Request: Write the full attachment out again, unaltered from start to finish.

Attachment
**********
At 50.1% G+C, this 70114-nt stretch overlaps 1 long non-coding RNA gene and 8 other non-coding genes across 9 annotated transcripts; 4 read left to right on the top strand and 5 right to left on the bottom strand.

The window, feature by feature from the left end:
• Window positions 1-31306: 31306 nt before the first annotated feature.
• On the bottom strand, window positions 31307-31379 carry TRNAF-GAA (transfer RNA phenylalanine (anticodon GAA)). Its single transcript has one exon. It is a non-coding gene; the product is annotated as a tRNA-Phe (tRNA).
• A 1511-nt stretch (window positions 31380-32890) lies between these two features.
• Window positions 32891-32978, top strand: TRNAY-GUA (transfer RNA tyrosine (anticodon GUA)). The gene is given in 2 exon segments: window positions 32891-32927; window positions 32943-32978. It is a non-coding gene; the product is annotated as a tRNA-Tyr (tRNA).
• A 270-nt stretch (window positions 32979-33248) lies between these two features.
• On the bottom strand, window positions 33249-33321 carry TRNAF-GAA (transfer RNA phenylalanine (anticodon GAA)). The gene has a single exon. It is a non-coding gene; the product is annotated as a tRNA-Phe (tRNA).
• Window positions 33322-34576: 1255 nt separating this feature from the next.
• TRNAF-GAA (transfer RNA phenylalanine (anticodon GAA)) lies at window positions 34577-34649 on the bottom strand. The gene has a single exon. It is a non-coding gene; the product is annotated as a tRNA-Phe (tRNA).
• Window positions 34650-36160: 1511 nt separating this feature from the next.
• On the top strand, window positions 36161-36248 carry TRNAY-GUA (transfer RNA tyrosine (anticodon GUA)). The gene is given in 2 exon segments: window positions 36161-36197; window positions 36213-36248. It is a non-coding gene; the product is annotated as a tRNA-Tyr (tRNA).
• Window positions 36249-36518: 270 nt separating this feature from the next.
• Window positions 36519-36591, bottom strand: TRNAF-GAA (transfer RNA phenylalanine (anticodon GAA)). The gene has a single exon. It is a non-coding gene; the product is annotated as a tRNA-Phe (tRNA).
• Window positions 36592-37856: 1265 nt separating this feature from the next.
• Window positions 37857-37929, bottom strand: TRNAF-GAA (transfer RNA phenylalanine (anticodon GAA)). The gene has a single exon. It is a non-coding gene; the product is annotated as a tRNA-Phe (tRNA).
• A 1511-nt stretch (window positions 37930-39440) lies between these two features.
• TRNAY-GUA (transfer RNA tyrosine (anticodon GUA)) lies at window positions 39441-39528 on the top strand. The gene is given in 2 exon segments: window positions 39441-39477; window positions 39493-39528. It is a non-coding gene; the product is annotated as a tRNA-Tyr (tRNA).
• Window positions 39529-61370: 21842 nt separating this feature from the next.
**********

At 50.1% G+C, this 70114-nt stretch overlaps 1 long non-coding RNA gene and 8 other non-coding genes across 9 annotated transcripts; 4 read left to right on the top strand and 5 right to left on the bottom strand.

The window, feature by feature from the left end:
• Window positions 1-31306: 31306 nt before the first annotated feature.
• On the bottom strand, window positions 31307-31379 carry TRNAF-GAA (transfer RNA phenylalanine (anticodon GAA)). Its single transcript has one exon. It is a non-coding gene; the product is annotated as a tRNA-Phe (tRNA).
• A 1511-nt stretch (window positions 31380-32890) lies between these two features.
• Window positions 32891-32978, top strand: TRNAY-GUA (transfer RNA tyrosine (anticodon GUA)). The gene is given in 2 exon segments: window positions 32891-32927; window positions 32943-32978. It is a non-coding gene; the product is annotated as a tRNA-Tyr (tRNA).
• A 270-nt stretch (window positions 32979-33248) lies between these two features.
• On the bottom strand, window positions 33249-33321 carry TRNAF-GAA (transfer RNA phenylalanine (anticodon GAA)). The gene has a single exon. It is a non-coding gene; the product is annotated as a tRNA-Phe (tRNA).
• Window positions 33322-34576: 1255 nt separating this feature from the next.
• TRNAF-GAA (transfer RNA phenylalanine (anticodon GAA)) lies at window positions 34577-34649 on the bottom strand. The gene has a single exon. It is a non-coding gene; the product is annotated as a tRNA-Phe (tRNA).
• Window positions 34650-36160: 1511 nt separating this feature from the next.
• On the top strand, window positions 36161-36248 carry TRNAY-GUA (transfer RNA tyrosine (anticodon GUA)). The gene is given in 2 exon segments: window positions 36161-36197; window positions 36213-36248. It is a non-coding gene; the product is annotated as a tRNA-Tyr (tRNA).
• Window positions 36249-36518: 270 nt separating this feature from the next.
• Window positions 36519-36591, bottom strand: TRNAF-GAA (transfer RNA phenylalanine (anticodon GAA)). The gene has a single exon. It is a non-coding gene; the product is annotated as a tRNA-Phe (tRNA).
• Window positions 36592-37856: 1265 nt separating this feature from the next.
• Window positions 37857-37929, bottom strand: TRNAF-GAA (transfer RNA phenylalanine (anticodon GAA)). The gene has a single exon. It is a non-coding gene; the product is annotated as a tRNA-Phe (tRNA).
• A 1511-nt stretch (window positions 37930-39440) lies between these two features.
• TRNAY-GUA (transfer RNA tyrosine (anticodon GUA)) lies at window positions 39441-39528 on the top strand. The gene is given in 2 exon segments: window positions 39441-39477; window positions 39493-39528. It is a non-coding gene; the product is annotated as a tRNA-Tyr (tRNA).
• Window positions 39529-61370: 21842 nt separating this feature from the next.